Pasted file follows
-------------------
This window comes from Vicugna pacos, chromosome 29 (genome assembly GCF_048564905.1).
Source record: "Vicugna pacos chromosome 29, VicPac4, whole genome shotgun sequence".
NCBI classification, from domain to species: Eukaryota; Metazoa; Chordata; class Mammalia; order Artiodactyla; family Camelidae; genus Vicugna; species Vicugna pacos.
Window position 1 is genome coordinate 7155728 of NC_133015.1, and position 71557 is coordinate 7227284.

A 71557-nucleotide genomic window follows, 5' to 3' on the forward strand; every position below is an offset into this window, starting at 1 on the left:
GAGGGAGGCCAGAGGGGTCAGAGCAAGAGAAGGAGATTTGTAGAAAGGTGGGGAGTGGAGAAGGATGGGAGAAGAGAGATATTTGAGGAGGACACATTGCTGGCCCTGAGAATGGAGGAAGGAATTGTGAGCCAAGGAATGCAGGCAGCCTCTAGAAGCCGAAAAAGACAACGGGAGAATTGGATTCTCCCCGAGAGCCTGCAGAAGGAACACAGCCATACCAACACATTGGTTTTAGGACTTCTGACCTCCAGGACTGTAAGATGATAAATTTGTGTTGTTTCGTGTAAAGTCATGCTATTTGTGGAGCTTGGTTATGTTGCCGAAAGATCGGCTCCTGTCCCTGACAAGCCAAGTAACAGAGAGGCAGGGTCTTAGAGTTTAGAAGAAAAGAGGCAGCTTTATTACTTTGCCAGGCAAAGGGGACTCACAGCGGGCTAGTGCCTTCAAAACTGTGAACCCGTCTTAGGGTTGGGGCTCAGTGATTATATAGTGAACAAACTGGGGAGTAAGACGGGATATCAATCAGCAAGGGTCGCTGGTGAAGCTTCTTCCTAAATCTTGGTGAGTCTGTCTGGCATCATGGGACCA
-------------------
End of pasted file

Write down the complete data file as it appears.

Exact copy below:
This window comes from Vicugna pacos, chromosome 29 (genome assembly GCF_048564905.1).
Source record: "Vicugna pacos chromosome 29, VicPac4, whole genome shotgun sequence".
NCBI classification, from domain to species: Eukaryota; Metazoa; Chordata; class Mammalia; order Artiodactyla; family Camelidae; genus Vicugna; species Vicugna pacos.
Window position 1 is genome coordinate 7155728 of NC_133015.1, and position 71557 is coordinate 7227284.

A 71557-nucleotide genomic window follows, 5' to 3' on the forward strand; every position below is an offset into this window, starting at 1 on the left:
GAGGGAGGCCAGAGGGGTCAGAGCAAGAGAAGGAGATTTGTAGAAAGGTGGGGAGTGGAGAAGGATGGGAGAAGAGAGATATTTGAGGAGGACACATTGCTGGCCCTGAGAATGGAGGAAGGAATTGTGAGCCAAGGAATGCAGGCAGCCTCTAGAAGCCGAAAAAGACAACGGGAGAATTGGATTCTCCCCGAGAGCCTGCAGAAGGAACACAGCCATACCAACACATTGGTTTTAGGACTTCTGACCTCCAGGACTGTAAGATGATAAATTTGTGTTGTTTCGTGTAAAGTCATGCTATTTGTGGAGCTTGGTTATGTTGCCGAAAGATCGGCTCCTGTCCCTGACAAGCCAAGTAACAGAGAGGCAGGGTCTTAGAGTTTAGAAGAAAAGAGGCAGCTTTATTACTTTGCCAGGCAAAGGGGACTCACAGCGGGCTAGTGCCTTCAAAACTGTGAACCCGTCTTAGGGTTGGGGCTCAGTGATTATATAGTGAACAAACTGGGGAGTAAGACGGGATATCAATCAGCAAGGGTCGCTGGTGAAGCTTCTTCCTAAATCTTGGTGAGTCTGTCTGGCATCATGGGACCA